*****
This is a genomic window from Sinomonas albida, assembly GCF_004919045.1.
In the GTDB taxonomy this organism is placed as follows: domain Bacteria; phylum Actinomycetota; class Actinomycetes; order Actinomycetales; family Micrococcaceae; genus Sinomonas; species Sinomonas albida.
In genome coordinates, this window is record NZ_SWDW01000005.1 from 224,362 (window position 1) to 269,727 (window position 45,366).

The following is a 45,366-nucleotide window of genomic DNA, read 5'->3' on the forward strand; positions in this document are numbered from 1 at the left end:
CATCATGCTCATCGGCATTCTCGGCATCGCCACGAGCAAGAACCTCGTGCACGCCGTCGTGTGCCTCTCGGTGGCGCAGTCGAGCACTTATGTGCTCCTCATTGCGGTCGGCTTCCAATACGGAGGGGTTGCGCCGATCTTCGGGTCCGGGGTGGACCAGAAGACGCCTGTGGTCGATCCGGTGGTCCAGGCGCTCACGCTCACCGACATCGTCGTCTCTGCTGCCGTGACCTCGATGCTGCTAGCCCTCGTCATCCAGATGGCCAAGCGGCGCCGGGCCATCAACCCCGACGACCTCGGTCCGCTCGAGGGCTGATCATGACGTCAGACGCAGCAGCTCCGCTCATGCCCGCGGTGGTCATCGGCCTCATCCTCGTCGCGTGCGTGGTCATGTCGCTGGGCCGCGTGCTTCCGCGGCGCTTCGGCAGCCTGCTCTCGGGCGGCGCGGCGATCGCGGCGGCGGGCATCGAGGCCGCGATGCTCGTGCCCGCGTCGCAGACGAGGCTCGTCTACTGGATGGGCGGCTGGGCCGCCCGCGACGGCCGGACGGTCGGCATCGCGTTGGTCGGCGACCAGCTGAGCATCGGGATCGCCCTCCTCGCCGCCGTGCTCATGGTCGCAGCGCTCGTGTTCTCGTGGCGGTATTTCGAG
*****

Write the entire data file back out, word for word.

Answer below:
This is a genomic window from Sinomonas albida, assembly GCF_004919045.1.
In the GTDB taxonomy this organism is placed as follows: domain Bacteria; phylum Actinomycetota; class Actinomycetes; order Actinomycetales; family Micrococcaceae; genus Sinomonas; species Sinomonas albida.
In genome coordinates, this window is record NZ_SWDW01000005.1 from 224,362 (window position 1) to 269,727 (window position 45,366).

The following is a 45,366-nucleotide window of genomic DNA, read 5'->3' on the forward strand; positions in this document are numbered from 1 at the left end:
CATCATGCTCATCGGCATTCTCGGCATCGCCACGAGCAAGAACCTCGTGCACGCCGTCGTGTGCCTCTCGGTGGCGCAGTCGAGCACTTATGTGCTCCTCATTGCGGTCGGCTTCCAATACGGAGGGGTTGCGCCGATCTTCGGGTCCGGGGTGGACCAGAAGACGCCTGTGGTCGATCCGGTGGTCCAGGCGCTCACGCTCACCGACATCGTCGTCTCTGCTGCCGTGACCTCGATGCTGCTAGCCCTCGTCATCCAGATGGCCAAGCGGCGCCGGGCCATCAACCCCGACGACCTCGGTCCGCTCGAGGGCTGATCATGACGTCAGACGCAGCAGCTCCGCTCATGCCCGCGGTGGTCATCGGCCTCATCCTCGTCGCGTGCGTGGTCATGTCGCTGGGCCGCGTGCTTCCGCGGCGCTTCGGCAGCCTGCTCTCGGGCGGCGCGGCGATCGCGGCGGCGGGCATCGAGGCCGCGATGCTCGTGCCCGCGTCGCAGACGAGGCTCGTCTACTGGATGGGCGGCTGGGCCGCCCGCGACGGCCGGACGGTCGGCATCGCGTTGGTCGGCGACCAGCTGAGCATCGGGATCGCCCTCCTCGCCGCCGTGCTCATGGTCGCAGCGCTCGTGTTCTCGTGGCGGTATTTCGAG